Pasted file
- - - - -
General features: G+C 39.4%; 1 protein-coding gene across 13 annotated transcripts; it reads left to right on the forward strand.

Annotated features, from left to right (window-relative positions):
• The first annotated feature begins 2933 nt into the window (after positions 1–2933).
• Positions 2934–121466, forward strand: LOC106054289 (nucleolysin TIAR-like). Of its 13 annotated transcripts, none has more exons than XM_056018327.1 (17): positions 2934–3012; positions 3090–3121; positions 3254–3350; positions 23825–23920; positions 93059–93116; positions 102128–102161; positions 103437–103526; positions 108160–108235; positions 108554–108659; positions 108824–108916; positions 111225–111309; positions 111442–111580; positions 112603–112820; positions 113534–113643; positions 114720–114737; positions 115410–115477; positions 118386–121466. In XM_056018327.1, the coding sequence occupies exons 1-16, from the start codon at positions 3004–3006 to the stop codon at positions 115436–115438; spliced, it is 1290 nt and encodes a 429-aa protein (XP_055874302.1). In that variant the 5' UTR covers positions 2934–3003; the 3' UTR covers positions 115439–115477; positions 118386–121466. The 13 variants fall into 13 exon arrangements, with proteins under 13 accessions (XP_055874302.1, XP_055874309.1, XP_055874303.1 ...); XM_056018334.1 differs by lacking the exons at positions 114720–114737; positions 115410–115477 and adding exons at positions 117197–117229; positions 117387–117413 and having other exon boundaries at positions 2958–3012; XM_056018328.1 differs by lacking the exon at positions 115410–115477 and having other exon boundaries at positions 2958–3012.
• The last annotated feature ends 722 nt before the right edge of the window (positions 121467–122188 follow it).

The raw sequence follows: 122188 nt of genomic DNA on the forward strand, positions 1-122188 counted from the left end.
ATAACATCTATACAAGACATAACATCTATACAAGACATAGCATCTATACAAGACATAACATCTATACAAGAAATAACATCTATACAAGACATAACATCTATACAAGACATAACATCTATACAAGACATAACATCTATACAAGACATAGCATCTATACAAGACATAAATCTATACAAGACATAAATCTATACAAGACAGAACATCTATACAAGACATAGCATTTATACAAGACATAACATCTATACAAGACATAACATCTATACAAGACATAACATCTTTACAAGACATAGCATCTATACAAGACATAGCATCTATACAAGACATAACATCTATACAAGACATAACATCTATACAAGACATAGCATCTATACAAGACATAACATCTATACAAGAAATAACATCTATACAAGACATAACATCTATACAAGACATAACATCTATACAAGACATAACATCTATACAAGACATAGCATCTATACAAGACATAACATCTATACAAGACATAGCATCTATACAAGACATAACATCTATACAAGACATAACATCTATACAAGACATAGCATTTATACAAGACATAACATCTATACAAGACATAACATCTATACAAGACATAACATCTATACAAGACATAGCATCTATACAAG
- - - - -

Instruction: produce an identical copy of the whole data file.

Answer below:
General features: G+C 39.4%; 1 protein-coding gene across 13 annotated transcripts; it reads left to right on the forward strand.

Annotated features, from left to right (window-relative positions):
• The first annotated feature begins 2933 nt into the window (after positions 1–2933).
• Positions 2934–121466, forward strand: LOC106054289 (nucleolysin TIAR-like). Of its 13 annotated transcripts, none has more exons than XM_056018327.1 (17): positions 2934–3012; positions 3090–3121; positions 3254–3350; positions 23825–23920; positions 93059–93116; positions 102128–102161; positions 103437–103526; positions 108160–108235; positions 108554–108659; positions 108824–108916; positions 111225–111309; positions 111442–111580; positions 112603–112820; positions 113534–113643; positions 114720–114737; positions 115410–115477; positions 118386–121466. In XM_056018327.1, the coding sequence occupies exons 1-16, from the start codon at positions 3004–3006 to the stop codon at positions 115436–115438; spliced, it is 1290 nt and encodes a 429-aa protein (XP_055874302.1). In that variant the 5' UTR covers positions 2934–3003; the 3' UTR covers positions 115439–115477; positions 118386–121466. The 13 variants fall into 13 exon arrangements, with proteins under 13 accessions (XP_055874302.1, XP_055874309.1, XP_055874303.1 ...); XM_056018334.1 differs by lacking the exons at positions 114720–114737; positions 115410–115477 and adding exons at positions 117197–117229; positions 117387–117413 and having other exon boundaries at positions 2958–3012; XM_056018328.1 differs by lacking the exon at positions 115410–115477 and having other exon boundaries at positions 2958–3012.
• The last annotated feature ends 722 nt before the right edge of the window (positions 121467–122188 follow it).

The raw sequence follows: 122188 nt of genomic DNA on the forward strand, positions 1-122188 counted from the left end.
ATAACATCTATACAAGACATAACATCTATACAAGACATAGCATCTATACAAGACATAACATCTATACAAGAAATAACATCTATACAAGACATAACATCTATACAAGACATAACATCTATACAAGACATAACATCTATACAAGACATAGCATCTATACAAGACATAAATCTATACAAGACATAAATCTATACAAGACAGAACATCTATACAAGACATAGCATTTATACAAGACATAACATCTATACAAGACATAACATCTATACAAGACATAACATCTTTACAAGACATAGCATCTATACAAGACATAGCATCTATACAAGACATAACATCTATACAAGACATAACATCTATACAAGACATAGCATCTATACAAGACATAACATCTATACAAGAAATAACATCTATACAAGACATAACATCTATACAAGACATAACATCTATACAAGACATAACATCTATACAAGACATAGCATCTATACAAGACATAACATCTATACAAGACATAGCATCTATACAAGACATAACATCTATACAAGACATAACATCTATACAAGACATAGCATTTATACAAGACATAACATCTATACAAGACATAACATCTATACAAGACATAACATCTATACAAGACATAGCATCTATACAAG